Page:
Jacinda Ardern has said the death of George Floyd is “horrifying”, after being called out by Black Lives Matter protesters for her week-long silence on the issue.
On 25 May, Floyd died after police officer Derek Chauvin knelt on his neck, causing breathing difficulties.
The white police officer has since been fired from the police department and charged with third-degree murder and second-degree manslaughter.
As a result, protests spread across the world to condemn the act of police brutality – and New Zealand was no different.
Over 2,000 people gathered in Auckland on Monday, but condemnation soon turned to the New Zealand PM.
Rapper Mazbou Q told the crowd:
Jacinda Ardern, you must condemn the murder of George Floyd. You must call for the arrest of the three officers that were involved in that murder. The silence has been deafening.
A second speaker at the event echoed this sentiment, adding:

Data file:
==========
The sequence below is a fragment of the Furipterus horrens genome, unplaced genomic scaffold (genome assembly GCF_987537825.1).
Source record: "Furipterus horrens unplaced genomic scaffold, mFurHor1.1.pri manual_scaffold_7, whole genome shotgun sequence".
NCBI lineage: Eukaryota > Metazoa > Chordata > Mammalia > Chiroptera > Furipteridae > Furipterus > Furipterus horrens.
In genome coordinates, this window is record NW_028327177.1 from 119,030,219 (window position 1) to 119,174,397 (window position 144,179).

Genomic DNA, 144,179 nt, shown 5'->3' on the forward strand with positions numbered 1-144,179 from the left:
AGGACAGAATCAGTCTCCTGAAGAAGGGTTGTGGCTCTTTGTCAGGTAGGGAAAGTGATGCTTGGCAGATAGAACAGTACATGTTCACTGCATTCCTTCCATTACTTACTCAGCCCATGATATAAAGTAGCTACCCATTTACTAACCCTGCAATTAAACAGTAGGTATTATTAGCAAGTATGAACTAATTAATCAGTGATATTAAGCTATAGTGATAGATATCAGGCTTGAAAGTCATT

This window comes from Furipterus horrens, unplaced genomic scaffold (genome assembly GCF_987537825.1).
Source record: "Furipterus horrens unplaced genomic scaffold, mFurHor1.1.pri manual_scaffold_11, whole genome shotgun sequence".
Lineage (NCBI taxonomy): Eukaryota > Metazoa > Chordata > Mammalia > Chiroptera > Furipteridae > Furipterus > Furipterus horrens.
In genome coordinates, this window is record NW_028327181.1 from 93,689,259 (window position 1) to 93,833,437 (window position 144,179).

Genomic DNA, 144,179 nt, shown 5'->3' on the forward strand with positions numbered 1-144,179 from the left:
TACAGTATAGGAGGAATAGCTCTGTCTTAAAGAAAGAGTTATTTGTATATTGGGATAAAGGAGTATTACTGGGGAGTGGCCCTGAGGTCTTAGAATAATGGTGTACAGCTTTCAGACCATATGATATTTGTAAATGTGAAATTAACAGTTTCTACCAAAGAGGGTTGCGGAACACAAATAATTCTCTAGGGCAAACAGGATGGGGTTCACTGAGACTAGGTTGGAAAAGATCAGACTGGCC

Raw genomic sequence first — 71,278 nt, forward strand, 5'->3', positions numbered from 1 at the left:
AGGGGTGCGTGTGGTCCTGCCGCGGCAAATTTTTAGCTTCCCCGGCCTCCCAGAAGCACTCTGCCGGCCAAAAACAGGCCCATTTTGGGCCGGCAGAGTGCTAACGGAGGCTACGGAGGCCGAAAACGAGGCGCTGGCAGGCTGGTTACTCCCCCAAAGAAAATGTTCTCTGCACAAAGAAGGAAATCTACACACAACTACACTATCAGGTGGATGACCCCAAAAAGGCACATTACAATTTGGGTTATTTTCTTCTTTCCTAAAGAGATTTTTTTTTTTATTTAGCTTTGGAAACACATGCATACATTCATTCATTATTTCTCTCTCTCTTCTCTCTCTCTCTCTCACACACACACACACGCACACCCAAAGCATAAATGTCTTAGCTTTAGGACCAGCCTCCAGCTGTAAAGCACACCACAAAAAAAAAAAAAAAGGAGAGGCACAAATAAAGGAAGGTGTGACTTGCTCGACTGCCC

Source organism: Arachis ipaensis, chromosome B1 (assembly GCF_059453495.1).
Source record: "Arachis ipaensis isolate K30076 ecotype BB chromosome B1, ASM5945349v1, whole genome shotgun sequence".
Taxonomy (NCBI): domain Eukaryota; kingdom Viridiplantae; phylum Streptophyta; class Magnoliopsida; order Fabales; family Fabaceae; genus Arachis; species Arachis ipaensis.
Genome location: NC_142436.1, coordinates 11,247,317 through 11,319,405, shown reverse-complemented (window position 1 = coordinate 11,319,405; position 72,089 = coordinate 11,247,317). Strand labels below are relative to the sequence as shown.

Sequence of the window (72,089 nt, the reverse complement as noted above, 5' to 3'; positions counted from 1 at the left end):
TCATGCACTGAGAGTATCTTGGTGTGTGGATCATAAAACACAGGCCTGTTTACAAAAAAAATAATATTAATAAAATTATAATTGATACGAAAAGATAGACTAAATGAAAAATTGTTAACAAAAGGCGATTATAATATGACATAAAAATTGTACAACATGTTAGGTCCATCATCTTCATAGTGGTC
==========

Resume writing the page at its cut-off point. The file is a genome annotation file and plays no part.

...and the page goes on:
We urge you to publicly condemn what has happened and is continuing to happen in America.
Protestors on social media followed suit:
Then, on Tuesday morning, Jacinda Ardern was asked to react to George Floyd’s death on RNZ’s “Morning Report” show.
The situation… we all watched and it was horrifying. We’ve been having our own conversation, our own discussion as a country around issues of racism, violence [and] issues of extremism.
That's something that I imagine as a country we will continue, and that's something that's important to us as a nation that we don't shy away from those debates and those discussions.
Ardern also said she’s “totally opposed” to the arming of police in New Zealand.
During the same interview, the NZ PM said she “absolutely understands” the sentiment of people protesting across the country, she was concerned about social distancing in the wake or coronavirus:
We have the rules there for a reason and it is to look after people’s public health.
At the time of writing, New Zealand has recorded 1,152 cases of coronavirus and 22 deaths.
Remarkably, there have been no new cases across the country in the last 11 days. This is due to a strategy of "going hard and early", according to Ardern.